It is an uncomfortable subject but for all its horrors some heartening tales have emerged from digging up Germany’s Jewish past.
Erfurt, capital of the central German state of Thuringia, is home to the oldest synagogue in Europe at 900 years old.
And it houses the Erfurt Treasure of coins and jewellery which the Jews hid during the Black Death pogrons.
The centrepiece of it is a golden wedding ring.
And it displays an engraved gothic tower and six Hebrew letters spelling out ‘good fate’.
A cellar of secrets
So where do we start. Well, the unrivalled collection was discovered under the wall of a cellar entry (I’m away to look at mine).
And moneychanger Kalman von Wiehe had the foresight to ferret it away.
It’s just as well too as the 1349 pogron befell the Jews with the Erfurt Massacre.
So where to display it then?
How about the Old Synagogue museum, the prayer house they revived and restored.
Now if only those walls could talk.
They would surely tell a history of a warehouse, a ballroom, a restaurant and even two bowling alleys.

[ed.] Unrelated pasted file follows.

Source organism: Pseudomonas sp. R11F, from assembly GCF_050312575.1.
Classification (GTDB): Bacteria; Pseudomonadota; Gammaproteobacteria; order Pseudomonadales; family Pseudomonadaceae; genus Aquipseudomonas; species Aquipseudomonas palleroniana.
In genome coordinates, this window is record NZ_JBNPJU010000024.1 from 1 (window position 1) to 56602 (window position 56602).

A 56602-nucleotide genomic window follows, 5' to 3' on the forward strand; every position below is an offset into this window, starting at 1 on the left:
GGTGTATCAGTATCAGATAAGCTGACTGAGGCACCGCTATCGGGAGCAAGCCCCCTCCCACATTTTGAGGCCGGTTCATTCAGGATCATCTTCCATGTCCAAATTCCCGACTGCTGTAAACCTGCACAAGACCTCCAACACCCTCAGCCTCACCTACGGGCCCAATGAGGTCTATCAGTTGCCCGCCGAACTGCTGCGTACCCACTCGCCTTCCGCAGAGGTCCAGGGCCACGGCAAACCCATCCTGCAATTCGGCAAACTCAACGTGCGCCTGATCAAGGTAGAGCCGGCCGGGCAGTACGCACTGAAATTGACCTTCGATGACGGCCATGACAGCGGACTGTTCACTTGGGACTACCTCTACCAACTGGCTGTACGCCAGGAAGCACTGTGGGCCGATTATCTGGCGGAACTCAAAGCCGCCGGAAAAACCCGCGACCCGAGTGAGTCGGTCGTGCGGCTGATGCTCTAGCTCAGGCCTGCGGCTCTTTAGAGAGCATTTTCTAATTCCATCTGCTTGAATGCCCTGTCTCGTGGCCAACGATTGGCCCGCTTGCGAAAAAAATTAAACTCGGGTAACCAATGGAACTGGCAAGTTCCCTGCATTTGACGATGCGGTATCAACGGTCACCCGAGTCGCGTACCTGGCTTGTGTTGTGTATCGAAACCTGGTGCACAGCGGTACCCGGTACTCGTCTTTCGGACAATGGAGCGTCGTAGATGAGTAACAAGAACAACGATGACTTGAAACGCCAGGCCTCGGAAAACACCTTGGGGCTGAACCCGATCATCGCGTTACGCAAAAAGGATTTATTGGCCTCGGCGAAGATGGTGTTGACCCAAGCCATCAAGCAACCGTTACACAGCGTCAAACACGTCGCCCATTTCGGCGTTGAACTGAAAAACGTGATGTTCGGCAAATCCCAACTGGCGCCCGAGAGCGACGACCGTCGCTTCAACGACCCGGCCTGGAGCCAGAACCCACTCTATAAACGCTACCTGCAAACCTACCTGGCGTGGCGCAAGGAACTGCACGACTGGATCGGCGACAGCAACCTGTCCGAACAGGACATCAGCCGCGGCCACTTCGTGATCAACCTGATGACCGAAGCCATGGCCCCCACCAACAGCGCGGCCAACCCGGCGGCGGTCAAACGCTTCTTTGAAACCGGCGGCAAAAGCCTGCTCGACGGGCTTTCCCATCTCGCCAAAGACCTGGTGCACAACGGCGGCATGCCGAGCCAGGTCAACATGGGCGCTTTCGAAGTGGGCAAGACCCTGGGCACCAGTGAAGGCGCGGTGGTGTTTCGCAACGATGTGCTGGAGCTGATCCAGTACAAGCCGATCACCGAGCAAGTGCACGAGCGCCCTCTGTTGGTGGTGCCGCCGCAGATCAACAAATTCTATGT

And it was to be their saving grace too as it evaded the eyes of the Nazis.
There is nothing to hide now though, and plenty to see, at the Old Synagogue Museum, opened as a museum in 2009.
Now you’re asking why are we shining the spotlight on it now?
Well, because this is the year when the good people of Erfurt believe their application to be granted World Heritage Site status will be green-lighted.
On the right track
We are indebted too to Thuringia’s Carolina for opening up this unknown world to us during our Meet Travel Media digital fair.
And pointing out to us that Erfurt is only an hour and a half to two hours on the high-speed train from Berlin.
Berlin too is revealing more of Germany’s Jewish past.
We have the upcoming exhibition, tbe Yael Bartana: Redemption Now at the Jewish Museum Berlin ahead.
The exhibition will run from Monday, April 26, to September 5.
And it will showcase more than 50 of Yael’s works including video installations, photographs and neon works.
If you don’t know Yael’s works, her masterpiece is her And Europe Will Be Stunned video trilogy.
That will be the one which represented Poland at the Venice Biennale in 2011.
Stirring, it imagines the return of three million Jews to Poland.
I first recall hearing of the Jewish story in Europe through Sir Lawrence Olivier’s epic The World At War series in the Seventies.
All of which I am devouring again over these lockdown days.
I had my first experience too of seeing a concentration camp site when I visited Dachau.
During, of course, a sombre break from my bus booze trip to the Munich Beer Festival.
I have since sought out the Jewish contributions to European life.
And the atrocities brought on them wherever I have travelled…